Ying Hong: After training with the uterus model, several faculty and participants came up to tell us that the simulation was very realistic and they learned a lot from it. They also praised the detail of the model, right down to the blood oozing out during the caesarean process. I definitely felt proud that all our hard work had paid off, and it’s an added bonus to know that no task trainer is able to replicate this effect at the moment!
What do you enjoy most about your work? Ying Hong: Every part of a simulation training is rewarding – from setting up for the scenario to getting feedback from the clinicians on their experience! I like that simulation allows me to think out of the box by creating realistic models for procedures that are required by the doctors. Bi Xia: Occasionally, faculty may have new ideas and suggestions to enhance their simulation training, and our team will brainstorm on the best way to deliver what they envision. When I see participants immersed in the simulation exercise, it makes me happy that we are able to contribute positively to their learning. Xin Yi: During training, we can be tasked to mimic rare clinical scenarios that are not often seen in real life. Simulation gives participants a chance to experience and practise responding to such scenarios, which will be a big help to their clinical work. Knowing that I can be a part of their training is what makes my work worthwhile! In your opinion, what’s an important quality for someone working in simulation to have? Ying Hong: For someone working in simulation, it’s important to be responsible and detail-oriented. For example, if we carelessly leave behind simulation equipment after training in the clinical area, it could result in an accidental misuse of these equipment on real patients. That is why we always have an equipment checklist that we cross-check before and after the training. After the simulation training, we also have to identify and point out unsafe or unethical behaviour. Although these may seem like small things, they can actually go a long way in helping our healthcare professionals care for our patients safely. Bi Xia: Creativity is also a key quality for simulation technologists like us. Simulating medical scenarios may require us to create different models or situations with day-to-day items, which can be found at home or in homeware shops. This creativity doesn’t always come about easy, but it’s rewarding to be given that space at work to innovate! Xin Yi: Most importantly, you need to be able to work well in a team. No matter who you are, the simulation technologists or the faculty, we have to step in to help one another when technical support is needed during unforeseen circumstances in a simulation training. Learning to work as a team and problem-solve unexpected situations together is always crucial to the success of a simulation training!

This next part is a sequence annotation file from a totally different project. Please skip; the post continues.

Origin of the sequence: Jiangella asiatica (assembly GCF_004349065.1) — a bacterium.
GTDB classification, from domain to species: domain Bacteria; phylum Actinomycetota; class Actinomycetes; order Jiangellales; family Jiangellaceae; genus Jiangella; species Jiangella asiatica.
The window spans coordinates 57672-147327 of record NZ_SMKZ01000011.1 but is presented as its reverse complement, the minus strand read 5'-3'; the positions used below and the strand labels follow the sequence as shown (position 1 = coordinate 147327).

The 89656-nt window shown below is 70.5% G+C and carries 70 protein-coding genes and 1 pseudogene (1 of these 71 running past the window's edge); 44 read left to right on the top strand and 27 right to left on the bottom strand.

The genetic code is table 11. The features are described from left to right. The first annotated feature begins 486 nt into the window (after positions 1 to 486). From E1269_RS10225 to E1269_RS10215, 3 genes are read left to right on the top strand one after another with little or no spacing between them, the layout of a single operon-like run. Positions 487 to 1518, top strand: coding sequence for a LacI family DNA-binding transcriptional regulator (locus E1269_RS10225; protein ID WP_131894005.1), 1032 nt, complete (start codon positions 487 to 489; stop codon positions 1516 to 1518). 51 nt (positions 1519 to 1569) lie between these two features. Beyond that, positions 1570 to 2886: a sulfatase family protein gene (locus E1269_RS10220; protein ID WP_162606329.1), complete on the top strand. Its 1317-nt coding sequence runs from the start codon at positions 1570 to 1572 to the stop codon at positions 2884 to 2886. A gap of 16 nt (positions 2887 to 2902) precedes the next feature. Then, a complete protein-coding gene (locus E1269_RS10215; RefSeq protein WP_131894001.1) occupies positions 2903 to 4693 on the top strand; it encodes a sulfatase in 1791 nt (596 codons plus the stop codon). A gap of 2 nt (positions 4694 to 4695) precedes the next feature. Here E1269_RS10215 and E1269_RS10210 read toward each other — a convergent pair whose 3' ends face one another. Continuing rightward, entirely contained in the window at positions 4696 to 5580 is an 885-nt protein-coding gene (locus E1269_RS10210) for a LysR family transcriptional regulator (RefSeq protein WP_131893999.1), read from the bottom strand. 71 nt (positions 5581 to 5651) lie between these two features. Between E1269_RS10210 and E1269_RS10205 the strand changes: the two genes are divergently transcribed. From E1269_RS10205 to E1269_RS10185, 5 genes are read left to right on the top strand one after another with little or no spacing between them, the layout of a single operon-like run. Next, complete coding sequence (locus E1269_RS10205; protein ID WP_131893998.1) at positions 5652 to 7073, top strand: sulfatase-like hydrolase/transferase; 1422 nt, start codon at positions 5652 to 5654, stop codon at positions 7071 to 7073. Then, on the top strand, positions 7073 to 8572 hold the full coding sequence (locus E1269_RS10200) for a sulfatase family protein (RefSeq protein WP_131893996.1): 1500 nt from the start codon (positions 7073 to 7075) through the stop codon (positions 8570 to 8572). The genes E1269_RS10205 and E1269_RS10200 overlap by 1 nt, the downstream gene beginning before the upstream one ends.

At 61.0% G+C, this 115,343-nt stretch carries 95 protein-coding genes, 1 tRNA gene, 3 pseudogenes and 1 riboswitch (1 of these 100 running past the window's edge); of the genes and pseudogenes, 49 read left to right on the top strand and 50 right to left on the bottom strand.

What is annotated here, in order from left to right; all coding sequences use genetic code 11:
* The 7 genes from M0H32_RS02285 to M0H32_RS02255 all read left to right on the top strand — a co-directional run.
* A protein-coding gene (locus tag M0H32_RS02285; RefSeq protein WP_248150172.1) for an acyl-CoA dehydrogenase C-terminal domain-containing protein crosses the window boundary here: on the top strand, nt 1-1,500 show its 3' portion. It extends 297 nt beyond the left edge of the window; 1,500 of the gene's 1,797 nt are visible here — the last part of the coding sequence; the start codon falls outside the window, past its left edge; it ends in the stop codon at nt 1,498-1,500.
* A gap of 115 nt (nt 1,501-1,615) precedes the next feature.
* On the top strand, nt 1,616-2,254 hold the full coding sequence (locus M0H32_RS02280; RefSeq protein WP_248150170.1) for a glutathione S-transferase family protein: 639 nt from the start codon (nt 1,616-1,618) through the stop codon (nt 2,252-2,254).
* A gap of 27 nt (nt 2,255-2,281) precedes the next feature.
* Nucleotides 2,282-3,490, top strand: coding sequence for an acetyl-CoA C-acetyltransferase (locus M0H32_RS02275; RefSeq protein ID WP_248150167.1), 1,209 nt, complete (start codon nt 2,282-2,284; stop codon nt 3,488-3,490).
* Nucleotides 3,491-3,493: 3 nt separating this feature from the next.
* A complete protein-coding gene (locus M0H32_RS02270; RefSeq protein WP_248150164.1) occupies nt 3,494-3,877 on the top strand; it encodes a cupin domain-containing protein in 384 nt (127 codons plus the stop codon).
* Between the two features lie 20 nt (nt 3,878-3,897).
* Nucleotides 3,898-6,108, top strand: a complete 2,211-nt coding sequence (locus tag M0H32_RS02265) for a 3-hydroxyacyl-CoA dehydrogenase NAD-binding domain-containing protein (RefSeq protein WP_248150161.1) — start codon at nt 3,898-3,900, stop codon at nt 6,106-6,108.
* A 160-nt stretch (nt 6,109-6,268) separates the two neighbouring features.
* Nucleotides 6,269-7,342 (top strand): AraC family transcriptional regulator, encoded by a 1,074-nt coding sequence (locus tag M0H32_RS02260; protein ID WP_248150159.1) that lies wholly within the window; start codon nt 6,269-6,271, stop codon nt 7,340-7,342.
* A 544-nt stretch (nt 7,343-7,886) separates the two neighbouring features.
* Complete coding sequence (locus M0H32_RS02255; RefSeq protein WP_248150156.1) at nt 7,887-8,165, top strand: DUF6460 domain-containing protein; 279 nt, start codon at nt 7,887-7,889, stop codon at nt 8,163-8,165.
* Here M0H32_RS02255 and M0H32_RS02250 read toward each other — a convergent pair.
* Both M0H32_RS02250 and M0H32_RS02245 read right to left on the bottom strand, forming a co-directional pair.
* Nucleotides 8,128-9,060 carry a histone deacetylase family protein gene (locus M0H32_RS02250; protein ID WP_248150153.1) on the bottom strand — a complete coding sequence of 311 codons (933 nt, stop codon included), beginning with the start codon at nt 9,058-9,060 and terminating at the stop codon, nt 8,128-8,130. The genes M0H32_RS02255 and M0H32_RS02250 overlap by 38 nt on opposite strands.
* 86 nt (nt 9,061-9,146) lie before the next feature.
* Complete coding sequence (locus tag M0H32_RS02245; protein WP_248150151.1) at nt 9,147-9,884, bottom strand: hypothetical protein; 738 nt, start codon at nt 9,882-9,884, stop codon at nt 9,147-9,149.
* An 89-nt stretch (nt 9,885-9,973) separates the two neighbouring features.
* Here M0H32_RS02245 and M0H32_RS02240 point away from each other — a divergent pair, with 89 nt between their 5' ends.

Read the latest simulation stories from SIMS here, and learn more about how simulation has helped healthcare professionals develop their competencies and confidence for better patient care!